Otra Ciudad's grounding in this philosophy did not stem from traditional architectural academia. Instead, it blossomed on the streets, with murals painted as a tactile response to urban decay, aiming to revitalize spaces for the community.

For Basketball Court #3, Otra Ciudad is joining forces with Nomada Estudio, an esteemed urban design studio based in Mexico. With a wealth of experience painting basketball courts and pavement murals worldwide, they aim to develop a mural that captures the rich diversity of Roxbury.

Geo "GoFive" Ortega (BCYF Shelburne wall)

For over eight years,  GoFive has provided the public of Boston with access to creative and inventive installations of public art. Through the medium of aerosol, and drawing on the rich mural and graffiti traditions associated with inner ­city Boston, he has worked to create a body of art that attracts diverse groups of people, all while paying homage to the unique qualities of the communities in which he works. He believes that by painting a mural within the community that he originated from will provide an experience that is not only rich artistically but also personally. One that will result in a permanent artistic resource for the community.

Project Context

The City of Boston commissioned these four murals as part of the third round of the Transformative Public Art Program. The Mayor's Office of Arts and Culture allocated more than $1 million toward murals at 10 sites across nine neighborhoods as part of the program. The total budget for these projects is $525,000.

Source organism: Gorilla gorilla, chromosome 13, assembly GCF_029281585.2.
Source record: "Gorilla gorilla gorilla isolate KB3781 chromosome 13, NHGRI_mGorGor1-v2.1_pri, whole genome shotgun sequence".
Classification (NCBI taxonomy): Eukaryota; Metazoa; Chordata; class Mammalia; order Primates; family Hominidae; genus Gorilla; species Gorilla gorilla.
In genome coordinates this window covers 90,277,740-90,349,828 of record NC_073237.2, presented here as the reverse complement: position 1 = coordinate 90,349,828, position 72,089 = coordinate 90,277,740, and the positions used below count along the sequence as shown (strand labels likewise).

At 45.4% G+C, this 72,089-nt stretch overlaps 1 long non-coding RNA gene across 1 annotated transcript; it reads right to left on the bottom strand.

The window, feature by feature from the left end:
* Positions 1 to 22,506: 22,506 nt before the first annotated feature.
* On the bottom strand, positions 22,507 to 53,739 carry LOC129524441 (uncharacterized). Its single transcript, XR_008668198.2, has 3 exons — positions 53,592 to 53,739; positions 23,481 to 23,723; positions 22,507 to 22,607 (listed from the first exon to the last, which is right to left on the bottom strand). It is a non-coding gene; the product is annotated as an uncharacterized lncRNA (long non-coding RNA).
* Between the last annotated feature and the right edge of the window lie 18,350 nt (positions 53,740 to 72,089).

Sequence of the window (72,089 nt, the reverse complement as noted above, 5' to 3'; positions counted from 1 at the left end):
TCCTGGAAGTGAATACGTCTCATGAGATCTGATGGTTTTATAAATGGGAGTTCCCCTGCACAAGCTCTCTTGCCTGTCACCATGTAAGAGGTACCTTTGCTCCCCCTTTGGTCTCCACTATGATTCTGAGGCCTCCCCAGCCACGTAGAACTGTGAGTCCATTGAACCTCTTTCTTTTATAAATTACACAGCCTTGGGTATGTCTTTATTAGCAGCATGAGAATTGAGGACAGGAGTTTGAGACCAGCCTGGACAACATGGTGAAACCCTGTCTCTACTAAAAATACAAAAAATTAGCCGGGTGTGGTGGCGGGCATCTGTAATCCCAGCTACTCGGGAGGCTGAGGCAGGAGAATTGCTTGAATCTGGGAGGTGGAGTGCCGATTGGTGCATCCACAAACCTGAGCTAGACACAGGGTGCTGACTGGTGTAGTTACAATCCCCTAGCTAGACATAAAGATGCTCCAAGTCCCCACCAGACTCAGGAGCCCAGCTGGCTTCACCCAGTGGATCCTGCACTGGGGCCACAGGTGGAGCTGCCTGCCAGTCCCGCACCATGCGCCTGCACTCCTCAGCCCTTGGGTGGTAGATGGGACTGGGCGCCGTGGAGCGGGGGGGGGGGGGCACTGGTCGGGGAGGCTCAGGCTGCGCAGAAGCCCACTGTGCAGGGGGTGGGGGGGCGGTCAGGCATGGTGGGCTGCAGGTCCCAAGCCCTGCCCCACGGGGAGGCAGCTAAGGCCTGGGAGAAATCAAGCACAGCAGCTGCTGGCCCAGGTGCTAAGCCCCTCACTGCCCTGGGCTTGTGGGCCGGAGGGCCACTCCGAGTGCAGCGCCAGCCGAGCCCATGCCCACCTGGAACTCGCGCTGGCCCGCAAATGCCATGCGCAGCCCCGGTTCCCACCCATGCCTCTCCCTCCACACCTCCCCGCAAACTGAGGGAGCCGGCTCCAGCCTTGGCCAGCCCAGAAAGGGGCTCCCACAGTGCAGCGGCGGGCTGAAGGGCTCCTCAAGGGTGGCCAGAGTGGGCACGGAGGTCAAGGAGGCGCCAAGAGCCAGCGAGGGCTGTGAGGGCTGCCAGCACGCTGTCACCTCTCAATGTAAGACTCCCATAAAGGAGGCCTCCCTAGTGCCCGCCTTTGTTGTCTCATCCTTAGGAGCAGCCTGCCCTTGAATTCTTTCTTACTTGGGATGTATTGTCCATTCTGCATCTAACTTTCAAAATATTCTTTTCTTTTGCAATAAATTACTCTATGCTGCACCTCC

Malcolm X Park is currently undergoing an $8.8 million renovation project by the City’s Department of Parks and Recreation. This project is the City’s first equitable procurement project and has included many community meetings. At these community meetings, repeated requests were made to include public art in the project. In collaboration with the Parks Department and a Roxbury community working group, we were able to identify four locations for public art at this site:

  • three of the new basketball courts in the park
  • vertical mural on the rear facade of the BCYF Shelburne community center.

The City released a Call for Artists for the three long-term basketball court murals in March of 2022, seeking artists and/or artist teams that would capture the essence of the Roxbury neighborhood, its lively community, Malcolm X Park, and the legacy of its namesake.

The Site

Built in 1867, Malcolm X Park is one of the most expansive & programmed recreational parks. Spread over 10 acres, the sprawling green offers access to a playground, tennis and basketball courts, and a swimming pool and ice skating arena.

 

 

Commissioning Process

The City released a Call for Artists for the three long-term basketball court murals in March of 2022, seeking artists and/or artist teams that would capture the essence of the Roxbury neighborhood, its lively community, Malcolm X Park, and the legacy of its namesake. 

Several artists were invited to interview with an Artist Selection Committee. The Committee was comprised of:

  • Malcolm X Park Public Art Working Group, which was comprised of community leaders & liaisons, park users, local artists representing the interests of the neighborhood
  • Representatives from the Mayor’s Office of Arts & Culture
  • Team members from the Parks & Recreation Department